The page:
THURSDAY, Jan. 9, 2014 (HealthDay News) -- Males who are fit in late adolescence are less likely to have a myocardial infarction (MI) later in life, according to research published in the January issue of the European Heart Journal.
Gabriel Högström, of Umeå University in Sweden, and colleagues followed a cohort of 743,498 men to examine the association between physical fitness at age 18 and risk of myocardial infarction later in life.
The researchers found that, at a median follow-up of 34 years, after multivariable adjustment, one standard deviation increase in the level of physical fitness in late adolescence was associated with a decreased risk of 18 percent for MI later in life. This reduced risk was significant across all groups categorized by body mass index (BMI), but obese men (BMI greater than 30 kg/m²) in the highest quartile of physical fitness had a higher risk of MI than lean men (BMI less than 18.5 kg/m²) in the lowest and highest quartiles of physical fitness.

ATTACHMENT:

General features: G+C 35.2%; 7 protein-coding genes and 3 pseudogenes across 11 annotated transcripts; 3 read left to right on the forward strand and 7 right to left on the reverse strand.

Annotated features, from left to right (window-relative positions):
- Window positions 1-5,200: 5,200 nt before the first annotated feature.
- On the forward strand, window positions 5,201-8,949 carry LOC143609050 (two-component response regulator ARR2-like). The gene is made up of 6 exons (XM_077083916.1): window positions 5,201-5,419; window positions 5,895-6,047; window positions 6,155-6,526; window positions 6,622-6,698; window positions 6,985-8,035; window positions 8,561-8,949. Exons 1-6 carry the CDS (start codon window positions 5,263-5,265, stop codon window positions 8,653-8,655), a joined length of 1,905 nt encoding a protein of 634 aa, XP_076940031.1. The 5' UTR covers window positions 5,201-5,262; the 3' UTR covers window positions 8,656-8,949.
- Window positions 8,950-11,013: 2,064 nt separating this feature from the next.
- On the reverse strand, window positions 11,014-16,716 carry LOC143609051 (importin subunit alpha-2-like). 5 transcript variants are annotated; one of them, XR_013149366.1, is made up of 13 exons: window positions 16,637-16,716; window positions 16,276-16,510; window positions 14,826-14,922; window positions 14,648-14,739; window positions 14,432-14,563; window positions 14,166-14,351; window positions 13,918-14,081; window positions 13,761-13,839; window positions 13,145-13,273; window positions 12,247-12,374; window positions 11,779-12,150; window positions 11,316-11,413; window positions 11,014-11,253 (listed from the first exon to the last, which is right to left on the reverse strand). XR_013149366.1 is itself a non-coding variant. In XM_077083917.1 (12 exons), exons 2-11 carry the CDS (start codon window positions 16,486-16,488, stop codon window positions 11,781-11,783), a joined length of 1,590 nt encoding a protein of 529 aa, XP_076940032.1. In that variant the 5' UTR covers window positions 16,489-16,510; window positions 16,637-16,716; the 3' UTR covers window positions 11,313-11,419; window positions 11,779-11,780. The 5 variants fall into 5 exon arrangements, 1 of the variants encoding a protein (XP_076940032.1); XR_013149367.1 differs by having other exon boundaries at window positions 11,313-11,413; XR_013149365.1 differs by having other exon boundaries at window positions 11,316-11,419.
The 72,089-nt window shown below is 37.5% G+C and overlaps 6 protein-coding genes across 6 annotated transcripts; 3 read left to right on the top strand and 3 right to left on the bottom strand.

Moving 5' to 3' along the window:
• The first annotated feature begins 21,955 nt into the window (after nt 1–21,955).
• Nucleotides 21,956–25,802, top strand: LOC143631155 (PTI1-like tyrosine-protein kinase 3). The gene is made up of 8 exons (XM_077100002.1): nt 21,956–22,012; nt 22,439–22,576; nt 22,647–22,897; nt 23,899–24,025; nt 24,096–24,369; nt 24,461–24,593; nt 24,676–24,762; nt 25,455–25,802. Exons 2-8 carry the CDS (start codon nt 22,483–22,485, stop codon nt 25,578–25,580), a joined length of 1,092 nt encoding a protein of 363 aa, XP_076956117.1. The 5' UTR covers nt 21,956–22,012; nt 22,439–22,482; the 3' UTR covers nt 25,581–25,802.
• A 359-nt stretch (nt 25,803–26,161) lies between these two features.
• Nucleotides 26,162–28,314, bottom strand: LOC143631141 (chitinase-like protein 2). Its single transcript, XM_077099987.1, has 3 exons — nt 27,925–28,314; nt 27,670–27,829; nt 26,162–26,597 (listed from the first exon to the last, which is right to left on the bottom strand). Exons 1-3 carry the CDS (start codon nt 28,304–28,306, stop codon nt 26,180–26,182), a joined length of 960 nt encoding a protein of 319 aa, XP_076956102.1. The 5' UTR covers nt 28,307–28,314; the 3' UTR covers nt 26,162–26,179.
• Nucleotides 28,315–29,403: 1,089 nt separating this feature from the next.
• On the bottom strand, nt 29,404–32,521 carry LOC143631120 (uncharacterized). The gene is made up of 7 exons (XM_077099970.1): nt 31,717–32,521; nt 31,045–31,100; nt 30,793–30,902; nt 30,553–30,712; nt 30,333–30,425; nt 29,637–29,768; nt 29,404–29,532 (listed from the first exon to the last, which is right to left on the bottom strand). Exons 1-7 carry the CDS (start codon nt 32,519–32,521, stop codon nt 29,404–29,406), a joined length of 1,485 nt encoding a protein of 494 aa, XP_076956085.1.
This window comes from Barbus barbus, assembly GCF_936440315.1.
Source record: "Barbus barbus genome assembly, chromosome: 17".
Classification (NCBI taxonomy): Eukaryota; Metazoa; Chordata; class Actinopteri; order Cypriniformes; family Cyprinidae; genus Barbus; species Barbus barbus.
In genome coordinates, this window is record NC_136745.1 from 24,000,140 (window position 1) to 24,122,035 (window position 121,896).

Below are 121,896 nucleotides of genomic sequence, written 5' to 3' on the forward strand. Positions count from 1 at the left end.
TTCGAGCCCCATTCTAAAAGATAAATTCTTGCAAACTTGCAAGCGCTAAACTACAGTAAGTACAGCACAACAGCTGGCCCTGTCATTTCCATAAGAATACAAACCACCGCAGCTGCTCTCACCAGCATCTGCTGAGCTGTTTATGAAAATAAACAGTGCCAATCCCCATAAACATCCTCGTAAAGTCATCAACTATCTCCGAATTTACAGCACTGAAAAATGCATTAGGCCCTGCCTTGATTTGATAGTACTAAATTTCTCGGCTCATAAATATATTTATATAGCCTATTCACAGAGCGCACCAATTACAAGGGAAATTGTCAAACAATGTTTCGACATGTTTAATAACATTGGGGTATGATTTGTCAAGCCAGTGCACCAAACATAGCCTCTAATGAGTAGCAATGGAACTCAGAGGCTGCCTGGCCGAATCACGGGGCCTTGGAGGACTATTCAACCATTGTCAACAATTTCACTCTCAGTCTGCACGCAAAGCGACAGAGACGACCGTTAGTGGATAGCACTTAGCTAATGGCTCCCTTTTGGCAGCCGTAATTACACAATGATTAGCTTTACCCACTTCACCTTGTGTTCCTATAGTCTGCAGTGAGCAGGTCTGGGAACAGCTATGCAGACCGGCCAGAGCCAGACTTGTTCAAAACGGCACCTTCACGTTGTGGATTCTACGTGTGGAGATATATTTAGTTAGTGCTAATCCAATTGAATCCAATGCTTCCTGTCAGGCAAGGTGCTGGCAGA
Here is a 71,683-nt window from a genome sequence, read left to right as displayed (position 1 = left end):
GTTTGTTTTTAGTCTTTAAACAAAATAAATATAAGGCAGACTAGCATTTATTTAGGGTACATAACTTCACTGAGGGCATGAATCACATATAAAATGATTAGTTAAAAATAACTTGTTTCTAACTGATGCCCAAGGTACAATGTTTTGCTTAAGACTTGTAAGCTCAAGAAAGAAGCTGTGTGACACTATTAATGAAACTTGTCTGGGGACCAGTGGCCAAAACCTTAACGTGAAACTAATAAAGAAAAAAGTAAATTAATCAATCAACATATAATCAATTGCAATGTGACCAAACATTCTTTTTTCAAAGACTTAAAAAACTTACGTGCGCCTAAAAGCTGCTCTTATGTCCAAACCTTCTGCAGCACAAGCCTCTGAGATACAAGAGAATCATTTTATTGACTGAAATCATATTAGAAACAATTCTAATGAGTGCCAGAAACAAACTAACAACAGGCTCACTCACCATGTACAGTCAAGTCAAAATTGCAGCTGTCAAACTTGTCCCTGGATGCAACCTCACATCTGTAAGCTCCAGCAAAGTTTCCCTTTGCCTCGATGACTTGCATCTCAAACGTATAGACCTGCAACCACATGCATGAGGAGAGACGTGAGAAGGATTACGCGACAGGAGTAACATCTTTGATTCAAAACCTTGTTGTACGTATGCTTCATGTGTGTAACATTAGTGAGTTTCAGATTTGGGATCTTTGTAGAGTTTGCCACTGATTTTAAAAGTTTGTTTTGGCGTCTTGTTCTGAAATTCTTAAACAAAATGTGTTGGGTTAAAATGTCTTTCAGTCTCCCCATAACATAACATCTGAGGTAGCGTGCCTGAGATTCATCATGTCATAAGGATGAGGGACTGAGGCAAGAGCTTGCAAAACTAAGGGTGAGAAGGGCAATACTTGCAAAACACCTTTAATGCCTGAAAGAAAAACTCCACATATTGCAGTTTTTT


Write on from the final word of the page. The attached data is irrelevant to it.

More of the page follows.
"We report a significant graded association between aerobic fitness in late adolescence and MI later in life in men," the authors write. "However, obese men with a high aerobic fitness had a higher risk of MI than lean men with a low aerobic fitness."
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